Many if not most animal species live in social groups (think fish schools, bird flocks, insect swarms, mammalian herds), but the way in which these groups form remains a mystery. It is known that animals often choose to group with members of their own species that look similar to themselves, are the same size, or are related. But, could there be underlying physiological traits that also determine how animals within a species sort into groups? Furthermore, after animals have formed groups, is there spatial distribution patterns within the groups that are influenced by physiological or performance traits? The answers to these questions will have a range of effects on group performance, responses to environmental change, group cohesion, and assortative mating and evolutionary trajectories. A new paper by Shaun Killen and colleagues reviews these topics & more. Read the open access papers here!:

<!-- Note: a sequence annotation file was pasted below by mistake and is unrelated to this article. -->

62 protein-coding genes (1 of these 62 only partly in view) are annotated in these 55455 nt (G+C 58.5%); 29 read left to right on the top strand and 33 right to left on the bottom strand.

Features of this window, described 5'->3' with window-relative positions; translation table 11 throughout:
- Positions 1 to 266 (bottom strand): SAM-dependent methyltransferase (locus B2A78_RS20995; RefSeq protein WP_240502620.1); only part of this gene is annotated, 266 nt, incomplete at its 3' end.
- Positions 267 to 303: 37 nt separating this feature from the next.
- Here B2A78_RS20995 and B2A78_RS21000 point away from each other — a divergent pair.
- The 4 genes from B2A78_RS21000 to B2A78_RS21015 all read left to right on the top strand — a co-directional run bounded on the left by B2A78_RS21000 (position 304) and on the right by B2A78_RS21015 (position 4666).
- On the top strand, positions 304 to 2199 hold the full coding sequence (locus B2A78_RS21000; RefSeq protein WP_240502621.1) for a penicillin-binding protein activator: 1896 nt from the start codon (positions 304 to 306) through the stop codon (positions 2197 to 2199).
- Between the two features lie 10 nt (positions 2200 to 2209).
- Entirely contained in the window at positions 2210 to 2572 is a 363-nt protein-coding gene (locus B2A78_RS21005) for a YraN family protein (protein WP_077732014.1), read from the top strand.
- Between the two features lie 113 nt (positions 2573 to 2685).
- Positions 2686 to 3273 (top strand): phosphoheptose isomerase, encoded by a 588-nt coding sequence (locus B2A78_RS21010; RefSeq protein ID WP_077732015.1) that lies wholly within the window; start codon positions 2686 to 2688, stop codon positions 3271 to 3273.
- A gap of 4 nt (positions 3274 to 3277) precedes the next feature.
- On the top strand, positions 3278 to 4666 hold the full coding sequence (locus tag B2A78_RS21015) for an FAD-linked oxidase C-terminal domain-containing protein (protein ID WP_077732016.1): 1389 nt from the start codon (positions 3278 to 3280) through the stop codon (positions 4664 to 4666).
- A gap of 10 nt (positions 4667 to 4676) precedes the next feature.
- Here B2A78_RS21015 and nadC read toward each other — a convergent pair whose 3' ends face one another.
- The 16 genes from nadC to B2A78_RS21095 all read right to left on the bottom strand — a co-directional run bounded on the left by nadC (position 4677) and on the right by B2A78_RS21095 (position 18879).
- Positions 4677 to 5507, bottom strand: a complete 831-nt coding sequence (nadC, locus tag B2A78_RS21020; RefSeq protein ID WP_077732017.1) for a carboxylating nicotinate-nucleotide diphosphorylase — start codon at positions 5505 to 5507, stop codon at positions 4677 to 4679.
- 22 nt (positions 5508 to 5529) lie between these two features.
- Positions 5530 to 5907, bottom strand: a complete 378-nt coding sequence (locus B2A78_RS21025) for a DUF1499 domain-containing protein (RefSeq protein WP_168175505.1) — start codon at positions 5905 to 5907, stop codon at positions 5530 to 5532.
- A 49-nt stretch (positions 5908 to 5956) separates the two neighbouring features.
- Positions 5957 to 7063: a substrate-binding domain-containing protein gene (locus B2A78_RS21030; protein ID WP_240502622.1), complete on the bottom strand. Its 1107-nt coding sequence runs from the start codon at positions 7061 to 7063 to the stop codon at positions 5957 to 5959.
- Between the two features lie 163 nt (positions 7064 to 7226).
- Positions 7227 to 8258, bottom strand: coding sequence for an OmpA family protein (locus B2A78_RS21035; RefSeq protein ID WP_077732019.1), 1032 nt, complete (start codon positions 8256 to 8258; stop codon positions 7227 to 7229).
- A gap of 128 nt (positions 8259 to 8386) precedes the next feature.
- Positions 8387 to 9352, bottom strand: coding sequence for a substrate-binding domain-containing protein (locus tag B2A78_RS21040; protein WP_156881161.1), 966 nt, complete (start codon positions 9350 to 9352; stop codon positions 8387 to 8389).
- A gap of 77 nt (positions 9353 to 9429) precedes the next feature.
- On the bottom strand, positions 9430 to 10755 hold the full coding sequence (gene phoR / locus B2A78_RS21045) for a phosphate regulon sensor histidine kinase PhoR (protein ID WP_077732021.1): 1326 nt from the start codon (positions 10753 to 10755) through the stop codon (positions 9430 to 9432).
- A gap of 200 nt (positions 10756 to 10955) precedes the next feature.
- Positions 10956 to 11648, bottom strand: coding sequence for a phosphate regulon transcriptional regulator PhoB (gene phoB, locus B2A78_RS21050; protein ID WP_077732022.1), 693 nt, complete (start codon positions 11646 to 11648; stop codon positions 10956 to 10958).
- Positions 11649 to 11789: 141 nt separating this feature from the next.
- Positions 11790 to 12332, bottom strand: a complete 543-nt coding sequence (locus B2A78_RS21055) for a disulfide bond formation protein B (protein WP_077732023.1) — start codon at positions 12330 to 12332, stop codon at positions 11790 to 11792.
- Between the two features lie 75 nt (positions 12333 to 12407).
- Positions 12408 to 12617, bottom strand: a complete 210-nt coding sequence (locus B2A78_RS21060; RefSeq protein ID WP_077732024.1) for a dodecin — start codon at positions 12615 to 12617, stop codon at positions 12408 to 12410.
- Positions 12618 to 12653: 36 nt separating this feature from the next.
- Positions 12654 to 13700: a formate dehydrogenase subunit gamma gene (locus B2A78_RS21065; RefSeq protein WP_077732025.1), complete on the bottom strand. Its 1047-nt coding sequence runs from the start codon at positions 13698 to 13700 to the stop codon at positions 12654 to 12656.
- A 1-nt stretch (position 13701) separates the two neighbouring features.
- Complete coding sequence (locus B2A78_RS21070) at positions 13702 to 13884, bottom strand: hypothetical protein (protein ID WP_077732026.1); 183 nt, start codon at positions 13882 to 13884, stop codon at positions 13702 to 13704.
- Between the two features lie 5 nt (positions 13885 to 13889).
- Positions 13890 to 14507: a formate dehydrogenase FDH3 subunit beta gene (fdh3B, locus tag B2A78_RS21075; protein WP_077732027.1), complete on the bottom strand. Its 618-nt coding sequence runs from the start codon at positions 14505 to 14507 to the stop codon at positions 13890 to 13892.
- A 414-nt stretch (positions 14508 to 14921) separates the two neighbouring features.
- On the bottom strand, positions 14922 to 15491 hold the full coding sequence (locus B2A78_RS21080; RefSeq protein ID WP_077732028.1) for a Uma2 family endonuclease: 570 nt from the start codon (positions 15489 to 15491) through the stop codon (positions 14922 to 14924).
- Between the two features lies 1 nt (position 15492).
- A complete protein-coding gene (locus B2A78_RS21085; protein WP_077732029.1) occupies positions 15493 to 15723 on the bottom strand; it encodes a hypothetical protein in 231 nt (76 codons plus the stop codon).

Killen, S.S., Marras, S., Nadler, L.E., Domenici, P. 2017. The role of physiological traits in assortment among and within fish shoals. Philosophical Transactions of the Royal Society. 372: 20160236.